Feminism will never work in Pakistan

Feminism cannot be shoved down a man’s throat. We should consider feminism here with Pakistani-tinted glasses.

Faiza Iqbal May 05, 2014
Rebecca West, a famous author, once said,
“I myself have never been able to find out precisely what feminism is: I only know that people call me a feminist whenever I express sentiments that differentiate me from a doormat.”

These are powerful words, indeed.

Everyone has a different perception of what feminism entails but, universally, it espouses equality and freedom from discrimination, degradation and sexual violence. However, feminism is a concept that sits at odds with a fiercely patriarchal, deeply religious and culture-obsessed society like Pakistan. This is not to say that feminism doesn’t exist in Pakistan; it’s just not given much emphasis or is twisted to suit a man’s needs.

From birth onwards, a woman is taught to behave with the utmost poise, manners and good grace in order to secure a rishta (marriage proposal) with a man who has a good job or prospects of moving abroad. No such pressure or emphasis on behaviour is placed on a man. Instead, the man is often brought up in an environment where the females of his house wait on him hand and foot; therefore, naturally, he would expect the woman he marries to do the same.

Introducing a woman who has fiercely feminist views, one who believes that a man should wash dishes and cook as well, will only be a source for more problems and disagreements for both parties.  Additionally, if the in-laws get involved, the whole fiasco can escalate into an all-out war with the poor husband stuck in the middle, trying to remain neutral and calm.

Women should realise that the perception men have of women in their minds is usually a result of how their mothers have conditioned them to behave. For example, if a boy sees his mother being beaten or getting physically abused by his father, he will grow up and do exactly the same with his own wife. This has been proven time and time again to be true. Additionally, if a man sees that his mother doesn’t expect him to make an effort at home, then he will definitely grow up expecting his wife not to care about his callous disregard for household chores either.

The point is that one shouldn’t be afraid to introduce their children to what might be considered as gender-specific roles. So, boys should be asked to cook and clean the house and girls should be taught how to change a tire and do other outdoor chores. There is no shame or humiliation in this. We are no longer growing up in a world where male and female roles are clearly defined; the lines started blurring a while ago and the notion that a man’s macho image will be tarnished if he dons an apron is just ridiculous.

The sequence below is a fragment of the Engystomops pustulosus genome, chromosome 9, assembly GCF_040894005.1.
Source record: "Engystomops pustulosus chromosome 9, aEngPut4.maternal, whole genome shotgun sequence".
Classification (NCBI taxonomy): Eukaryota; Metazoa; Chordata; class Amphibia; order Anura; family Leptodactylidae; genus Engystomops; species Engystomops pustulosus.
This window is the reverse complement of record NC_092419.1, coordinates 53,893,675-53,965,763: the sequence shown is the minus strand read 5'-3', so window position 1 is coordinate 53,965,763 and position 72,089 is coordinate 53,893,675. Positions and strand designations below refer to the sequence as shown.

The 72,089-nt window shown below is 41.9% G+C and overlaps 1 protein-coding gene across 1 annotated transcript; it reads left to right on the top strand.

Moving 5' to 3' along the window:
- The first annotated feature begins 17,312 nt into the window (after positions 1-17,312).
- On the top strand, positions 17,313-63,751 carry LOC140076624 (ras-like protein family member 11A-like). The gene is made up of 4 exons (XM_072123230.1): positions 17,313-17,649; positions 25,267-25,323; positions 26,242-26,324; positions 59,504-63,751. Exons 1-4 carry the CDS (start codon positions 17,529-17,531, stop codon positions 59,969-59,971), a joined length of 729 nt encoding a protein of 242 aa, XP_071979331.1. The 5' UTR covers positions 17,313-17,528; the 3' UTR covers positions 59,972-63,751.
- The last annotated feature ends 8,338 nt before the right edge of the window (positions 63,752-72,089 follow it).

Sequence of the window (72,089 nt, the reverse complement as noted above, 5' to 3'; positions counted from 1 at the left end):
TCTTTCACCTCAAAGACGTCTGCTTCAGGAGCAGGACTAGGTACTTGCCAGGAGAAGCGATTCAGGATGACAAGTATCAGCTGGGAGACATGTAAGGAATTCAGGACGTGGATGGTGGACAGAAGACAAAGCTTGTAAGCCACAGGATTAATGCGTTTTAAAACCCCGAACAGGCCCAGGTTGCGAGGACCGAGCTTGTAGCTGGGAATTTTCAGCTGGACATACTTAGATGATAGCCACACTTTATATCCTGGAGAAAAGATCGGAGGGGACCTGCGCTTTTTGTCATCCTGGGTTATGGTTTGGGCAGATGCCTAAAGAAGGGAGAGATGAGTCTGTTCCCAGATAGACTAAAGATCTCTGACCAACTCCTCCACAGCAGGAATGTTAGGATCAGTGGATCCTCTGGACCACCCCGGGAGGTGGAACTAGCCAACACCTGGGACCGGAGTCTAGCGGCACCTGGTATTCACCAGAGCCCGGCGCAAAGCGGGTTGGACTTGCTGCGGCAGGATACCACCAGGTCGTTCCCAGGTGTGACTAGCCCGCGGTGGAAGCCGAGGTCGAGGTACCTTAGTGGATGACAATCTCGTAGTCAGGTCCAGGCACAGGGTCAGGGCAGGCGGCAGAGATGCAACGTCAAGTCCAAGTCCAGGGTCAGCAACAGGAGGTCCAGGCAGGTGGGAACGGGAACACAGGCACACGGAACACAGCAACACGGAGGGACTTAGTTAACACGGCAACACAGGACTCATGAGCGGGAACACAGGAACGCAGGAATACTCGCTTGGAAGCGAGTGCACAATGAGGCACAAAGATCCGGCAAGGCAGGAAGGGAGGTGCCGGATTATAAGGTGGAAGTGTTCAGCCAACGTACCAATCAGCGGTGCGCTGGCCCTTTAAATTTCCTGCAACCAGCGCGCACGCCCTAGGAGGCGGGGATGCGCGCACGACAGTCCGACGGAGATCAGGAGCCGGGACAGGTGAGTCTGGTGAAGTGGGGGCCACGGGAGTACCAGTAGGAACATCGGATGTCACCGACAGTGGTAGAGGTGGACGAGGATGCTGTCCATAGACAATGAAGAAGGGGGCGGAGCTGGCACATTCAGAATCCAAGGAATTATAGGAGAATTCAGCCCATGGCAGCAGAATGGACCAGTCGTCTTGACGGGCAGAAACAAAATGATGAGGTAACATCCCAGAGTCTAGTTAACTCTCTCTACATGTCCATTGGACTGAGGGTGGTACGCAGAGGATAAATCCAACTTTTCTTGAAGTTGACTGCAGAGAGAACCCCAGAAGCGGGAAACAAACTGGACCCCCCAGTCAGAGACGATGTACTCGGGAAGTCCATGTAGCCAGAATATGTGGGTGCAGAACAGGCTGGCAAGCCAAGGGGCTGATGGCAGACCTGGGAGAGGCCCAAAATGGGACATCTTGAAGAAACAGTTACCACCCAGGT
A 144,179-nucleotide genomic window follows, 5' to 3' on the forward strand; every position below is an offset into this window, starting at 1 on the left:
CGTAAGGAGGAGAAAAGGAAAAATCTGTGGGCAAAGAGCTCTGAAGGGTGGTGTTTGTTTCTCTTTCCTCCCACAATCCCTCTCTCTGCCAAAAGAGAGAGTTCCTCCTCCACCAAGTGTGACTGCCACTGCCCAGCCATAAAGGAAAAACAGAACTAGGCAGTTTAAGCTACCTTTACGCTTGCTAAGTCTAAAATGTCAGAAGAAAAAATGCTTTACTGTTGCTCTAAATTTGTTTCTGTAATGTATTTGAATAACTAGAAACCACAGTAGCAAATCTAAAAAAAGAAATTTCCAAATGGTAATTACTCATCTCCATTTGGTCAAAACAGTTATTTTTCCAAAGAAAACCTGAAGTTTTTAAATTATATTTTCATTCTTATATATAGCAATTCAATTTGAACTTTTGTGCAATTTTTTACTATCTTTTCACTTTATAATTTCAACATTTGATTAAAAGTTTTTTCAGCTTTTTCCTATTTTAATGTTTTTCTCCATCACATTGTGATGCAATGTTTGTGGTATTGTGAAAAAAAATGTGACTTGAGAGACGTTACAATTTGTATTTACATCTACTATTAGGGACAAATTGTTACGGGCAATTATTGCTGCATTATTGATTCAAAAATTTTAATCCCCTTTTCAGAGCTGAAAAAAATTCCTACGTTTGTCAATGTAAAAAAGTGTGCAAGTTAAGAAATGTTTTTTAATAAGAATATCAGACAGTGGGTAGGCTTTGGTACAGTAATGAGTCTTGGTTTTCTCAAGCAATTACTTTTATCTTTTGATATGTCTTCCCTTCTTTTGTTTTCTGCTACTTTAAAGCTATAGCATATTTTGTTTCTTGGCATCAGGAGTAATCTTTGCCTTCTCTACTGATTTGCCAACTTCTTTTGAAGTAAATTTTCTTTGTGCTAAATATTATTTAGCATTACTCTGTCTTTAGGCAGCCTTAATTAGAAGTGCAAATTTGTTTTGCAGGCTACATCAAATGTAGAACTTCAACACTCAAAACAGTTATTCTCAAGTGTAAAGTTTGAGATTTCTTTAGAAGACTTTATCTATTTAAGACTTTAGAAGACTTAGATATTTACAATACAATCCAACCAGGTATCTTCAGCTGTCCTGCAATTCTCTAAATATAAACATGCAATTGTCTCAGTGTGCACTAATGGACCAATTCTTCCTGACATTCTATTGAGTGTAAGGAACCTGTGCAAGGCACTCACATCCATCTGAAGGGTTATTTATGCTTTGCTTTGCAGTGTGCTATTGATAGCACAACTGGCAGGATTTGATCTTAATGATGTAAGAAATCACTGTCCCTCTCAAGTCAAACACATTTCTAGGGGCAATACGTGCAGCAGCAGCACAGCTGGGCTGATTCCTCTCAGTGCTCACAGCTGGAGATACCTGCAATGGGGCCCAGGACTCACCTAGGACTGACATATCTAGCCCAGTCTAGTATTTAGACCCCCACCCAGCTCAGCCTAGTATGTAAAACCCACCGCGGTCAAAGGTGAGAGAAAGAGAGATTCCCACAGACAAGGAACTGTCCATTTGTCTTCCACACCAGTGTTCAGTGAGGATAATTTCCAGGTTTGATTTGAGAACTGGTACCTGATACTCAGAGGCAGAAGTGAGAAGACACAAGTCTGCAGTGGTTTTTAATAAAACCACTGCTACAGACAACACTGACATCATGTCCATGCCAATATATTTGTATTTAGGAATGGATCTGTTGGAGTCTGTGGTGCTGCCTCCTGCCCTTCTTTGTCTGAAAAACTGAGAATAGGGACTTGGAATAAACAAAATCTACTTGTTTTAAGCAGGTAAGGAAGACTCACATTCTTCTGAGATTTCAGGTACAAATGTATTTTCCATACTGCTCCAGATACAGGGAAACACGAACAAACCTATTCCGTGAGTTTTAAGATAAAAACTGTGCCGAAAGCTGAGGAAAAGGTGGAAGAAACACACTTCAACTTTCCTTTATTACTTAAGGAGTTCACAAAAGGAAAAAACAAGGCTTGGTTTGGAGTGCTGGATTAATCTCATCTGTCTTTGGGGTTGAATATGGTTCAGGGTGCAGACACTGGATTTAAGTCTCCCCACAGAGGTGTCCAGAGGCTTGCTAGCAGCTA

Doing this from a young age will help a man appreciate the efforts his wife takes upon herself to manage his home. Besides, I’m not saying anything blasphemous or against our religion. Prophet Muhammad (pbuh) has been reported to cook, clean, sew and manage his household affairs 1400 years before our men did. It seems as if Islamic Arabia was far more open-minded all those years ago than the 21st century Pakistan.

It will be wishful thinking to see such changes happening in Pakistan anytime soon, as it is still a very male-driven society. However, we do have some incredible women in Pakistan who are shining a beacon of hope and bringing about change in mainstream ideas, like Sharmeen ObaidSamina Baig and Ayesha Farooq.

I am proud of these women and I feel that they deserve the same respect and recognition that their male counterparts would receive. Our whole life should not have to revolve around marriage proposals and weddings because, as women, we have a lot more to offer to this world.

Ardent feminists should also realise that men are not the enemy. Not every man is a bigot or a misogynist or out to attack our individuality or creativity. Sometimes men are able to look at a situation from an objective standpoint and determine a course of action which will, ultimately, be beneficial for all parties. Also, constantly telling a man that he doesn’t help out at home will only have the opposite effect. As long as there is no violence involved, compromising goes a very long way.

Feminism cannot be shoved down a man’s throat because he will never consider himself to be a bigot or misogynist. Instead, we should consider feminism with Pakistani-tinted glasses – your husband might not help you in the kitchen but try and ensure that your son does!
Faiza Iqbal A law graduate from King's College, London Nottingham Law School. Having worked at Mandviwalla & Zafar as an Associate, she now writes freelance articles and is trying to qualify as a barrister in Canada.
The views expressed by the writer and the reader comments do not necassarily reflect the views and policies of the Express Tribune.


Rasim | 9 years ago | Reply Well if all this boils down to men appreciating a woman's ''tedious'' life by swapping jobs, then naturally in reciprocation I'd like to see women dig and pave the Karakoram Highway or combat insurgents while I scrub a pot clean. And I suppose no one would have any problems with a few hundred women dead or crippled by minor avalanches or landmines? It's all part of the job, isn't it?
saad | 9 years ago | Reply It's the matter of basic human rights then, since everybody's is born free. "Feminism" seems like some fancy agenda to go against every norm.
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